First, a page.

I was also hesitant in case the storytelling style of the movie was essentially the same as the later episodes of the series, those that proved such a turn-off for me. Granted they maintain the same kind of riffs, with the intelligence that the likes of Howard Brenton brought in the early years being AWOL, but the film is nevertheless a very proficient spy thriller with some genuinely tense and well-shot moments from director Bharat Nalluri and cinematographer Hubert Taczanowski which make particularly good use of its London and Berlin locations. It's always refreshing to see a homegrown action movie I guess.


The cast is also excellent. Firth is once again truly impressive as Harry Pearce, the skinny latte generation's George Smiley. Providing much of the film's legwork and attracting a younger audience however is Game of Thrones star Kit Harington as Will Holloway, a former MI5 operative who feels betrayed by his former father figure Harry Pearce but who forms an uneasy alliance for the titular 'greater good'. Rounding out the cast are performances from the divine Tuppence Middleton and the foxy Eleanor Matsuura, Homeland's David Harewood and Pride and Prejudice's Jennifer Ehle. In the pivotal role of the villain of the piece, we have Elyes Gabel an actor who has carved a career out for himself in the US to my complete and utter bemusement. He was dead-eyed, drippy and wooden in a string of British TV programmes like Casualty before relocating and finding fame Stateside, and he continues to be the weakest link here too. The Wiki entry for the film describes his character as a 'charismatic terrorist leader' but there's no sign of any charisma as far as I'm concerned. Or indeed much threat.


The script by Jonathan Brackley and Sam Vincent is proficient enough though it can't escape a tendency for a cliched clunker, especially in the peculiar relationship between Pearce and Holloway which centres on the former being linked to the death of the latter's father when an op in Berlin went horribly wrong. Brackley and Vincent wrote several episodes of the original series which means the same kind of themes return here, including its fondness for shadow conspiracies. It's a real shame because the shadow conspiracy at the centre of their plot here is a treasonous plot to discredit MI5 from within so the Americans can absorb the service into their own CIA, a threat that doesn't really bear scrutiny and one whose perpetrator I predicted right from the off. Seriously, you don't have to be George Smiley to work this one out.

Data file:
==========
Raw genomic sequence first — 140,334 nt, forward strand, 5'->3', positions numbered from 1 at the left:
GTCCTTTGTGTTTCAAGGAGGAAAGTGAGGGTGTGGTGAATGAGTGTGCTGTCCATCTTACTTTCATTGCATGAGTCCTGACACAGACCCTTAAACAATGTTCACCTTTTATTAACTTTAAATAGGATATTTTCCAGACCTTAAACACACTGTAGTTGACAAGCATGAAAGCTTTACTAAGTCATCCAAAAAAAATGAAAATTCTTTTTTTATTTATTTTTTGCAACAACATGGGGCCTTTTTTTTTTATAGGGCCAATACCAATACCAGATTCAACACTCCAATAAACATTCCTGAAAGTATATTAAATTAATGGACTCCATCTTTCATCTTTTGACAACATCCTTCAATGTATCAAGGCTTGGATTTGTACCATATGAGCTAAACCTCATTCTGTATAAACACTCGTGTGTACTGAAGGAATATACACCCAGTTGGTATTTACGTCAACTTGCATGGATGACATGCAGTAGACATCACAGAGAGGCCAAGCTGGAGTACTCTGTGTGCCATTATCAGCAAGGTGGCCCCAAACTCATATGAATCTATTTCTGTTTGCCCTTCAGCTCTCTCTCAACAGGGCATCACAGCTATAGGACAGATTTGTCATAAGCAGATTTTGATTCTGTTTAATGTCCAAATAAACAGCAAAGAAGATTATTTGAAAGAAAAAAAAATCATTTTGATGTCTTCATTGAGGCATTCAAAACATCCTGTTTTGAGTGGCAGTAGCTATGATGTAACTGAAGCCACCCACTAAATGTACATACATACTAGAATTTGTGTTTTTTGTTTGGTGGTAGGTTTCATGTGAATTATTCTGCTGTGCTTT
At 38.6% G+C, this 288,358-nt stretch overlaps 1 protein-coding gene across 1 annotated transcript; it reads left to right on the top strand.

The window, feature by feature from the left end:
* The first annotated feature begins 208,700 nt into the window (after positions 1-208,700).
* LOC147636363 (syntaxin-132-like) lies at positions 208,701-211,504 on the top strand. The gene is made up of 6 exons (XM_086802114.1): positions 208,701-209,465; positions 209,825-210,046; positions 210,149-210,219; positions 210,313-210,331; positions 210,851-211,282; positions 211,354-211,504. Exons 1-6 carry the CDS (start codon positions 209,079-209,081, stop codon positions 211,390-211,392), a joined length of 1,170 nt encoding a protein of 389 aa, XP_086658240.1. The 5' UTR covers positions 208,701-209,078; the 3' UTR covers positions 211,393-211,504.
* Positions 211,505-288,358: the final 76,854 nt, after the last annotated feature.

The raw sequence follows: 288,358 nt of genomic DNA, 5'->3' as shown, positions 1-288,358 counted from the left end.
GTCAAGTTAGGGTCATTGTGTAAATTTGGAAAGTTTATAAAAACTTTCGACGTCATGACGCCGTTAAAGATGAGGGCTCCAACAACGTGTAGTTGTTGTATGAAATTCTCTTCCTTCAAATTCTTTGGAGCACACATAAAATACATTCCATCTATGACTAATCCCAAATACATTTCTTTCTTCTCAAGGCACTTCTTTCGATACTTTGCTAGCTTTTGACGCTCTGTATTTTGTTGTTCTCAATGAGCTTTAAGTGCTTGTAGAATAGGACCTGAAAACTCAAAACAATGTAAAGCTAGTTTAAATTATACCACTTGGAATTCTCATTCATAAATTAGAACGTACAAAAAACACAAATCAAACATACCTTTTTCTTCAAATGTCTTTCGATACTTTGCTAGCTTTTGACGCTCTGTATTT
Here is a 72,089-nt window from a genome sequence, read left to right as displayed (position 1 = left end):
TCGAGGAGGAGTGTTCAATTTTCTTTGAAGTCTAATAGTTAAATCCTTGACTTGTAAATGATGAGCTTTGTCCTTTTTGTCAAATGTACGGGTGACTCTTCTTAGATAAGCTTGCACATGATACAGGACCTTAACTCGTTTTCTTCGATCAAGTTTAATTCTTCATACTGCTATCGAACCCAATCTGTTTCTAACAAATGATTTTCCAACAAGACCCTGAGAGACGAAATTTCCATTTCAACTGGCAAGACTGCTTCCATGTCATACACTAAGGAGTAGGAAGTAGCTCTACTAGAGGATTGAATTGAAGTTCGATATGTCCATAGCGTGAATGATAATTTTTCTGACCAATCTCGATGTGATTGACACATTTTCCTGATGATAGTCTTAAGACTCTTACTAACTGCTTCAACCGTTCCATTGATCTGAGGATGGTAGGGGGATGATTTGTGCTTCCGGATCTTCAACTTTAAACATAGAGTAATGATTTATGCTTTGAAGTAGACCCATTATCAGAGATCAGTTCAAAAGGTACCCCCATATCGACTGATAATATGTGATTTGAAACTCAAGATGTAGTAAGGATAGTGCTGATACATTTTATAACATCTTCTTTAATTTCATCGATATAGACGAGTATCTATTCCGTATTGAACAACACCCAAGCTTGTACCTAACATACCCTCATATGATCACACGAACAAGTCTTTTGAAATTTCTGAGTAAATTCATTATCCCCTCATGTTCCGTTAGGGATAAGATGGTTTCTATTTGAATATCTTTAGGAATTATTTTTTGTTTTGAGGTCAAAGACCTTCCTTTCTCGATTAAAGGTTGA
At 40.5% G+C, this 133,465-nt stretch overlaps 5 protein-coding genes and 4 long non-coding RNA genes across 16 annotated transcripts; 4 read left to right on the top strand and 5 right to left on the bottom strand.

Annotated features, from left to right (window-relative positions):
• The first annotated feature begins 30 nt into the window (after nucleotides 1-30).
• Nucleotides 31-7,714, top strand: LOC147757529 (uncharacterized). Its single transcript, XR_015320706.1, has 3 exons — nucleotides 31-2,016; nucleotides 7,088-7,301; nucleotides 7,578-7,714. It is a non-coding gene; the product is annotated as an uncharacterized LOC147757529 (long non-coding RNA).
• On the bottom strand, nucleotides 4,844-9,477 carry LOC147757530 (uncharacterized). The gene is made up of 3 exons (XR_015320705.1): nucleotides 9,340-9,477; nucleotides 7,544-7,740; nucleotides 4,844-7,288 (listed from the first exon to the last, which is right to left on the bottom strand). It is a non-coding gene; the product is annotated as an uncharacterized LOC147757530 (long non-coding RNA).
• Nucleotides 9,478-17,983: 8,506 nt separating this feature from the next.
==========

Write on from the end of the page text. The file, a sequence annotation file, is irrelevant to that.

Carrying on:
Despite the odd flaw or faltering element though, Spooks: The Greater Good remains a solidly watchable and fun experience for both newcomers and fans alike.

Out On Blue Six: The Pretenders/East 17

Two beautiful Christmas songs here; 1983's 2000 Miles by The Pretenders, and 1994's Stay Another Day by East 17. But there's something else that links them beyond the fact that they're both 'Christmas songs'. 

Do you know what it is?

The answer is death.


Many actually believe 2000 Miles is the long distance between two lovers, missing each other over the holidays, but it was actually written by Hynde in memory of the group's original guitarist, James Honeyman-Scott who had died of heart failure caused by cocaine intolerance the previous year aged just 25. His replacement in the band was his friend Robbie McIntosh who Chrissie believes played beautifully on the track, adding "anything to avoid listening to my voice and my stupid words"




Stay Another Day wasn't even intended as a Christmas song. Set for release at the end of 1994, East 17's record company elected to add the sound of bells and shoot a video featuring the band in white coats and snow for the Christmassy vibe that ultimately secured them that year's coveted Christmas number one. However, the song was written as therapy by band member Tony Mortimer, who was coming to terms with the recent suicide of his brother Ollie. Just this week Mortimer has revealed that, whilst the song may earn him an estimated £97,000 in royalties per year, the deeply personal meaning behind it is hard for him and his family to ignore and ultimately he avoids the song that arguably became his biggest hit. Like Hynde before him, his relationship with the song seems difficult.